Robert Jensen

Robert Jensen is a journalism professor at the University of Texas at Austin and board member of the Third Coast Activist Resource Center in Austin. He is the author of Arguing for Our Lives: A User’s Guide to Constructive Dialogue (City Lights, 2013); All My Bones Shake: Seeking a Progressive Path to the Prophetic Voice, (Soft Skull Press, 2009); Getting Off: Pornography and the End of Masculinity;  The Heart of Whiteness: Race, Racism, and White Privilege; Citizens of the Empire: The Struggle to Claim Our Humanity; and Writing Dissent: Taking Radical Ideas from the Margins to the Mainstream (Peter Lang). Jensen is also co-producer of the documentary film “Abe Osheroff: One Foot in the Grave, the Other Still Dancing” (Media Education Foundation, 2009), which chronicles the life and philosophy of the longtime radical activist.  An extended interview Jensen conducted with Osheroff is available here.

He can be reached at rjensen@uts.cc.utexas.edu and his articles can be found online here.

Articles by this author

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Sunday, August 24, 2014 - 9:30am
New University of Texas Chancellor's Military Background Is Cause for Reflection
By all accounts, the University of Texas System’s incoming chancellor, Admiral William McRaven, is a smart, thoughtful fellow with a sense of humor who knows how to listen — all important qualities for a leader. My new boss sounds like a pretty nice guy, for someone who has been involved in a long-...
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Barren field (Flickr / Jonathan Grado) Views
Saturday, June 14, 2014 - 9:15am
After the Harvest — Learning to Leave the Planet Gracefully
Every time I read the latest bad-and-getting-worse news about the health of the ecosphere, such as last month’s report that the melting of some giant glaciers had passed the point of no return, I think back to a conversation 25 years ago that helps me put such news in perspective. In a Minneapolis...
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Tuesday, January 14, 2014 - 2:16pm
The Ideology Problem: A Failed Technocratic Deam for Journalism
Thomas Patterson’s new book on the current crises in journalism is organized around six specific problems, starting with “The Information Problem” and moving through Source, Knowledge, Education, Audience, and Democracy problems.
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Saturday, August 31, 2013 - 11:40am
Our Democracy?
An edited version of a presentation on the panel “Our Democracy in Crisis: The Rise of the Total Surveillance State and the War on a Free Press” organized by Chicago Area Peace Action at North Park University, Chicago, Thursday, August 29, 2013.
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Saturday, July 27, 2013 - 8:52am
Peace Talks: A New Chapter in An Old Book
New negotiations between Israelis and Palestinians may begin next week, with much talk of a “new chapter” in the seemingly intractable conflict. A new chapter, perhaps, but who is writing the book?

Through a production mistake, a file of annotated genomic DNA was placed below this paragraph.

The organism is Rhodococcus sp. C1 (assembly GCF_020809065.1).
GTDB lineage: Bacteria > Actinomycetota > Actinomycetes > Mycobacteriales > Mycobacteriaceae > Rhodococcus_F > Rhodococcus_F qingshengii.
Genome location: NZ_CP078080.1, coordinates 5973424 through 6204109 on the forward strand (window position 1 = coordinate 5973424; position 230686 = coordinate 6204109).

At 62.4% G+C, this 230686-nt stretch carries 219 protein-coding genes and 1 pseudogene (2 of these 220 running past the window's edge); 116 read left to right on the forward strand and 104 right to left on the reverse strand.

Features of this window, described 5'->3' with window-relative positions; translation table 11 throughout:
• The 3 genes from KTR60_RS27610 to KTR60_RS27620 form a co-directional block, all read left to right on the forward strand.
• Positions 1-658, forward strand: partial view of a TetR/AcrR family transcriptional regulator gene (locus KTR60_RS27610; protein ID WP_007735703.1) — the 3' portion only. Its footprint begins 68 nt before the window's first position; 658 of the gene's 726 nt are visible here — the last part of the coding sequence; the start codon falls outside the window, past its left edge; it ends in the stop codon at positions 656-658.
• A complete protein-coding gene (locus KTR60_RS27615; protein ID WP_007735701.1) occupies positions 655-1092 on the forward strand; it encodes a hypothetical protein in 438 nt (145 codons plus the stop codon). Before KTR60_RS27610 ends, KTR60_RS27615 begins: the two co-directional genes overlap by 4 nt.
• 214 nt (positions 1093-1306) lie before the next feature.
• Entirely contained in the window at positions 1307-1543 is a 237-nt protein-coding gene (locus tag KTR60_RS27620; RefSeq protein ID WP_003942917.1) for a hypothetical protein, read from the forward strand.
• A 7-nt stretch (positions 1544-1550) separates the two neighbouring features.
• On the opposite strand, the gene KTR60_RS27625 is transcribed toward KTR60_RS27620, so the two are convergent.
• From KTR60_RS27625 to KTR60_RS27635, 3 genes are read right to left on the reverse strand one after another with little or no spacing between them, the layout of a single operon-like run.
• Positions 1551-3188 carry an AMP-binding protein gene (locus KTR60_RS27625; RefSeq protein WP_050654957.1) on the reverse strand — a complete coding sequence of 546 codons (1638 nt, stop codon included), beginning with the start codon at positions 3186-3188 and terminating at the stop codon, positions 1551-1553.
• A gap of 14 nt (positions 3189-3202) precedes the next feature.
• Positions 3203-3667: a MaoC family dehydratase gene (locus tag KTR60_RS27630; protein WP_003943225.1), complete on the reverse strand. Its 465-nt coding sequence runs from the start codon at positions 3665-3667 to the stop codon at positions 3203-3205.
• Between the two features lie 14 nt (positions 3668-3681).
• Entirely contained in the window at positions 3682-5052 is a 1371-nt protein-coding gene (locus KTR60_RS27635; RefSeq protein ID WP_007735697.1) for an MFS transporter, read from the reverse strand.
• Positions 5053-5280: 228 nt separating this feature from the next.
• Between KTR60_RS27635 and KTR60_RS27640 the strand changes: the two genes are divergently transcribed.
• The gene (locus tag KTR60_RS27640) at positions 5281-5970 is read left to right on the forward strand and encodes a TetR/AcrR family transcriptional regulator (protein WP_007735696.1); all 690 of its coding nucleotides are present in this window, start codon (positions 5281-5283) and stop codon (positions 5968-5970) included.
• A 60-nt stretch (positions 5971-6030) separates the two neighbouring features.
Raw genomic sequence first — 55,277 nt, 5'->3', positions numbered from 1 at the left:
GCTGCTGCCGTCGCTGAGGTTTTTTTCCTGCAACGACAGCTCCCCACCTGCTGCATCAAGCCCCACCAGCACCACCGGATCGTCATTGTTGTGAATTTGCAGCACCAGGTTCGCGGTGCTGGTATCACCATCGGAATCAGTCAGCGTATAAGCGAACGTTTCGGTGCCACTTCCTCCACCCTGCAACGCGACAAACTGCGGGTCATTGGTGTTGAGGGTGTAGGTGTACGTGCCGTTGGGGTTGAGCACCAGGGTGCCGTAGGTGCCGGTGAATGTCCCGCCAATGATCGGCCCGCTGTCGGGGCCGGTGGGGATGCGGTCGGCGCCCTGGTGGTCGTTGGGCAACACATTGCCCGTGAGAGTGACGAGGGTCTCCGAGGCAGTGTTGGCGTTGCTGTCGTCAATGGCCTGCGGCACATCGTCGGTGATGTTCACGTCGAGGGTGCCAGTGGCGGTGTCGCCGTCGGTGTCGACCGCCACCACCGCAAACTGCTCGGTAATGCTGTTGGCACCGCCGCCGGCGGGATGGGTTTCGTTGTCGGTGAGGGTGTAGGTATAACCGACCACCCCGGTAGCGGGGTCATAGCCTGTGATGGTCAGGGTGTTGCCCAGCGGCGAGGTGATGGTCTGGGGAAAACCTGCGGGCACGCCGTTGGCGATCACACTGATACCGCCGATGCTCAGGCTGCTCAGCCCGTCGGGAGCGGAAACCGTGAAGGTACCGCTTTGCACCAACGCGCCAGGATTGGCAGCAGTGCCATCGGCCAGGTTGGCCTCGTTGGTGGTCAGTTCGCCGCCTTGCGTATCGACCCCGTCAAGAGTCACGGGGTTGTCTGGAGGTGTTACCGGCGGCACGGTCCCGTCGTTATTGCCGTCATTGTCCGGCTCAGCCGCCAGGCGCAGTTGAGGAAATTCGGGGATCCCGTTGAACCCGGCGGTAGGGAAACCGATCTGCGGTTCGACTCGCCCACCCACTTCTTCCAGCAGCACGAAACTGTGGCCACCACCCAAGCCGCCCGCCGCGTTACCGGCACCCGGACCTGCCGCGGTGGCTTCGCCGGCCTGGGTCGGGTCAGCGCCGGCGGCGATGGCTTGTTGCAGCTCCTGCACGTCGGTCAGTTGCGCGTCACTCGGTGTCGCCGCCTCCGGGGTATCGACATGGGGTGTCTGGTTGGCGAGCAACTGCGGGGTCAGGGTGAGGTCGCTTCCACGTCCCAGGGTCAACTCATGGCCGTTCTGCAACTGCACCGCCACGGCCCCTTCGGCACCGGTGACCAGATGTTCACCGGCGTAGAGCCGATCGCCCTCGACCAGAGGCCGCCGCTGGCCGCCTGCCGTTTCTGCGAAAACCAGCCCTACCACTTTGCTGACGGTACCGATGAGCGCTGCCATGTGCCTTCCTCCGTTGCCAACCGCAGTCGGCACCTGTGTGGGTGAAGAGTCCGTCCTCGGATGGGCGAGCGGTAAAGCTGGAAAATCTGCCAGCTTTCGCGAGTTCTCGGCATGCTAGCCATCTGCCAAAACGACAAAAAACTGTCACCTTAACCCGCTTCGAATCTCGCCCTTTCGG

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Monday, June 24, 2013 - 2:36pm
Terror v. Surveillance? Keeping Americans Safe in Two Simple Steps
In the frenzy over Edward Snowden’s leak of classified information about government data-mining surveillance, public officials and pundits have tried to lock us into a narrowly defined and diversionary discussion that ignores the most important question we face about terrorism. Their argument goes something like this: No one wants to die in a terrorist attack. This kind of spying is necessary to prevent terrorist attacks. So, stop whining about how information is being collected, used, and potentially misused—it’s better than dying.
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Sunday, May 26, 2013 - 10:07am
Get Apocalyptic: Why Radical is the New Normal
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Friday, January 18, 2013 - 12:43pm
Torture Is Trivial
The great American torture debate has been rekindled by the nationwide release of “Zero Dark Thirty,” the hot new movie about the CIA’s hunt for Osama bin Laden.
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Tuesday, July 10, 2012 - 11:45am
Hope is for the Lazy: The Challenge of Our Dead World
The following is an edited version of a sermon delivered July 8, 2012, at St. Andrew’s Presbyterian Church in Austin, TX: In 2005, I preached on the ecological crisis in a sermon I titled “ Hope is for the Weak: The Challenge of a Broken World .” Looking back, I realize that I had been far too upbeat and optimistic, probably trying too hard to be liked. Today I want to correct that.
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Friday, May 18, 2012 - 11:53am
The Case for a Morality of Radical Caution
Though my politics are radical, my approach to vexing moral questions is cautious; I try to be aware not only of my limits but of human limits to understand ourselves in a complex world. That’s why I call myself a radically cautious vegetarian. Here’s how it worked out:
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